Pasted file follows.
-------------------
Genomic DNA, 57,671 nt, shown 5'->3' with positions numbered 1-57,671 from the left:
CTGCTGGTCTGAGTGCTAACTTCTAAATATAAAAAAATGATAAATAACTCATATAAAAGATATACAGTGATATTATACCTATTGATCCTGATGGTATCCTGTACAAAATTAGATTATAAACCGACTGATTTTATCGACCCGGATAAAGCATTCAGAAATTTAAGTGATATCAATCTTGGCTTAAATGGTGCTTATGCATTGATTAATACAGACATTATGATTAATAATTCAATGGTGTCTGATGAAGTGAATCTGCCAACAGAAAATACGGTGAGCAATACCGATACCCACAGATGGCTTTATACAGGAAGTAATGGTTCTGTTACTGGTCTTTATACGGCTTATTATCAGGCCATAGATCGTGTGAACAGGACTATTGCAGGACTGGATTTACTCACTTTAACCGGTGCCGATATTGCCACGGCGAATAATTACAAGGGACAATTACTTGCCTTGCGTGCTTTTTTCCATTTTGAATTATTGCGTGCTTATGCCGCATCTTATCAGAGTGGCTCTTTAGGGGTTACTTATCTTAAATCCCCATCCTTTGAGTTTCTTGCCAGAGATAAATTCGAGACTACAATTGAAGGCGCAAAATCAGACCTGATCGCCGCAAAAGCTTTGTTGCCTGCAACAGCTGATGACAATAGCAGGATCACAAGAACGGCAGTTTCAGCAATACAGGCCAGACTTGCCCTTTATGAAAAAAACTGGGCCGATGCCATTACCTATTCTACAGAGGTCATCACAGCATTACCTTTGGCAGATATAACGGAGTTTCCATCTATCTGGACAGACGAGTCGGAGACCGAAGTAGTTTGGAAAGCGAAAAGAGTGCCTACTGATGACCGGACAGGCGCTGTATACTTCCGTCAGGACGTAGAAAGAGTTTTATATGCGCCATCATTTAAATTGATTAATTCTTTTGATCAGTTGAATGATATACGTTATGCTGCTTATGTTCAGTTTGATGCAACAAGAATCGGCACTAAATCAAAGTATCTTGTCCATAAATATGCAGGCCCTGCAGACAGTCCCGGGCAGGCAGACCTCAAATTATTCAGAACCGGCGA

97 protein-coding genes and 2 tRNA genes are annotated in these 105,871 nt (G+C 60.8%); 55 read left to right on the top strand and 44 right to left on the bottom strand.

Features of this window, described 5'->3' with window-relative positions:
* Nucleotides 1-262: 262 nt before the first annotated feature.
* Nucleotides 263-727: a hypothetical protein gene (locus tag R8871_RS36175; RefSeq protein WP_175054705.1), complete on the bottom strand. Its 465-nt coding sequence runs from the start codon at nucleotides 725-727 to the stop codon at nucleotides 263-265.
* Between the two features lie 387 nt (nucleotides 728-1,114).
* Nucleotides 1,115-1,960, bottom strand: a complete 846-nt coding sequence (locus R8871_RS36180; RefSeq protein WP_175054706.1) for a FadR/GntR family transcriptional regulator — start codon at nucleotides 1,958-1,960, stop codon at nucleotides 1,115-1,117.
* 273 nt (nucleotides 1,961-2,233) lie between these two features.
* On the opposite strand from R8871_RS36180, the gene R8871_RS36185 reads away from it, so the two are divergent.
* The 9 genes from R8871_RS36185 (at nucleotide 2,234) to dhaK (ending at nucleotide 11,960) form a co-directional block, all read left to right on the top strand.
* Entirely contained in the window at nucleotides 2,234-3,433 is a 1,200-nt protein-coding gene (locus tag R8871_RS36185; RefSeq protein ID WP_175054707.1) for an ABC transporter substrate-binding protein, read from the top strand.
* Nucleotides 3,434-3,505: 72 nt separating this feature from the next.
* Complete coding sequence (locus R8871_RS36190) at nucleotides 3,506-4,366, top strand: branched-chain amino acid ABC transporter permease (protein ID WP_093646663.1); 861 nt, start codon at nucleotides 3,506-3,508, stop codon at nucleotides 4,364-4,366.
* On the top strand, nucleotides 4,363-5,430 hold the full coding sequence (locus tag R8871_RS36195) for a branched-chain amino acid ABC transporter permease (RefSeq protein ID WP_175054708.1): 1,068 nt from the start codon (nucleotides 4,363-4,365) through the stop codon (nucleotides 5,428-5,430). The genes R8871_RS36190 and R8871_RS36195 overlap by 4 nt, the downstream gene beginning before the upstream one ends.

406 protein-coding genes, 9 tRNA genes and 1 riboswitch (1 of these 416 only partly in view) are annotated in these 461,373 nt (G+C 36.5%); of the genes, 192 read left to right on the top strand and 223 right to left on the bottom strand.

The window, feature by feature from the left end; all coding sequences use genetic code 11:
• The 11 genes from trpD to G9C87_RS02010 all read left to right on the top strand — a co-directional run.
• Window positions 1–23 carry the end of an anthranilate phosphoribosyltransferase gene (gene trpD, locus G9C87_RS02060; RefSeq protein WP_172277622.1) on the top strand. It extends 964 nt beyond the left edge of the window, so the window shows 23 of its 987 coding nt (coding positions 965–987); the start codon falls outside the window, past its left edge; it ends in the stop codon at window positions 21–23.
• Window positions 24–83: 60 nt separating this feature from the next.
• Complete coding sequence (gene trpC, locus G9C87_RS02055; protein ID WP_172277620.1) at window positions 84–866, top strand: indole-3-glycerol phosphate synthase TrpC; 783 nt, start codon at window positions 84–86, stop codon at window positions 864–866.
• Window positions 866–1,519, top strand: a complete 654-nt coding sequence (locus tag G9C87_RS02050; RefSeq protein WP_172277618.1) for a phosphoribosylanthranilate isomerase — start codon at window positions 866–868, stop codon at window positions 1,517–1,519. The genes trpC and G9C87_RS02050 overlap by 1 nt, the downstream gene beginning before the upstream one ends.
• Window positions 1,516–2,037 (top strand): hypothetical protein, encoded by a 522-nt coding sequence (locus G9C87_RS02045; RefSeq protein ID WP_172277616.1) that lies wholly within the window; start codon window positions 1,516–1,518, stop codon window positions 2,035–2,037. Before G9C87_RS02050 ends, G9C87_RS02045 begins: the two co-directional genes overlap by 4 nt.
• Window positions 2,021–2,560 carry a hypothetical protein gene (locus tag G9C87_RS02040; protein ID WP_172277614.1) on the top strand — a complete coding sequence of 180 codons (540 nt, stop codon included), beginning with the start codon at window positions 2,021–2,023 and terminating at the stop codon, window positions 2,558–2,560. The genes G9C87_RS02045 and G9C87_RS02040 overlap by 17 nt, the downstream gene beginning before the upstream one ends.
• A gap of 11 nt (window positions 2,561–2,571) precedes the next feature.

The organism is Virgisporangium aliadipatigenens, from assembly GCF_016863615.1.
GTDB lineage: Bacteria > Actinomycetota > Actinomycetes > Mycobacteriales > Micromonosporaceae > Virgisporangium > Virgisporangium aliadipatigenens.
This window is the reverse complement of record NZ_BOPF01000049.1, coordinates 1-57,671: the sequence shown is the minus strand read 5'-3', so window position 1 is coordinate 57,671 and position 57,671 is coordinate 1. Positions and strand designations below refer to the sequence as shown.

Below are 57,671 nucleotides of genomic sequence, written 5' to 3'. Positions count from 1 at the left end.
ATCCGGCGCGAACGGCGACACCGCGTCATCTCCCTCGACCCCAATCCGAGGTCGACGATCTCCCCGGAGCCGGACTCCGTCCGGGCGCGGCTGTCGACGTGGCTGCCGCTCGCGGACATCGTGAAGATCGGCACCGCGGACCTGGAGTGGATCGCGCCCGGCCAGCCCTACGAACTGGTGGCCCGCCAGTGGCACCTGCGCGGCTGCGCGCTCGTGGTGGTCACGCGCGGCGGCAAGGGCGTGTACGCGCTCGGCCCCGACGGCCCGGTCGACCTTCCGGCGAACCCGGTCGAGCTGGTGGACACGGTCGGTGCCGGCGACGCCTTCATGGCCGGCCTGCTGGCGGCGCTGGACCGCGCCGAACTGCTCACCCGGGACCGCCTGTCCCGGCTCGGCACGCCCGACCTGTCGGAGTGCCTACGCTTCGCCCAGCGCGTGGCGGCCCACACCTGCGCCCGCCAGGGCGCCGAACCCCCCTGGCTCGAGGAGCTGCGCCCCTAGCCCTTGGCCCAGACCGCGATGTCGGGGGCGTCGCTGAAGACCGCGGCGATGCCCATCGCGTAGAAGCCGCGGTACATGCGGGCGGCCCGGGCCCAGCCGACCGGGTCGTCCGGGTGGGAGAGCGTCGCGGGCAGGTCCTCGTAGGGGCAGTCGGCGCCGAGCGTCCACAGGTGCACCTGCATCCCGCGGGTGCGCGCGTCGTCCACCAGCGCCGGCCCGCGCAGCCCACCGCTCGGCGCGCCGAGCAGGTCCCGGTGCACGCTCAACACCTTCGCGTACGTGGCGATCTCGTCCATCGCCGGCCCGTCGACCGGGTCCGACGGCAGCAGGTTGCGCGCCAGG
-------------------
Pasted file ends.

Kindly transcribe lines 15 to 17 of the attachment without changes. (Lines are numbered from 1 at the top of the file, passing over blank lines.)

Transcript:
* On the top strand, nucleotides 4,363-5,430 hold the full coding sequence (locus tag R8871_RS36195) for a branched-chain amino acid ABC transporter permease (RefSeq protein ID WP_175054708.1): 1,068 nt from the start codon (nucleotides 4,363-4,365) through the stop codon (nucleotides 5,428-5,430). The genes R8871_RS36190 and R8871_RS36195 overlap by 4 nt, the downstream gene beginning before the upstream one ends.

406 protein-coding genes, 9 tRNA genes and 1 riboswitch (1 of these 416 only partly in view) are annotated in these 461,373 nt (G+C 36.5%); of the genes, 192 read left to right on the top strand and 223 right to left on the bottom strand.

The window, feature by feature from the left end; all coding sequences use genetic code 11: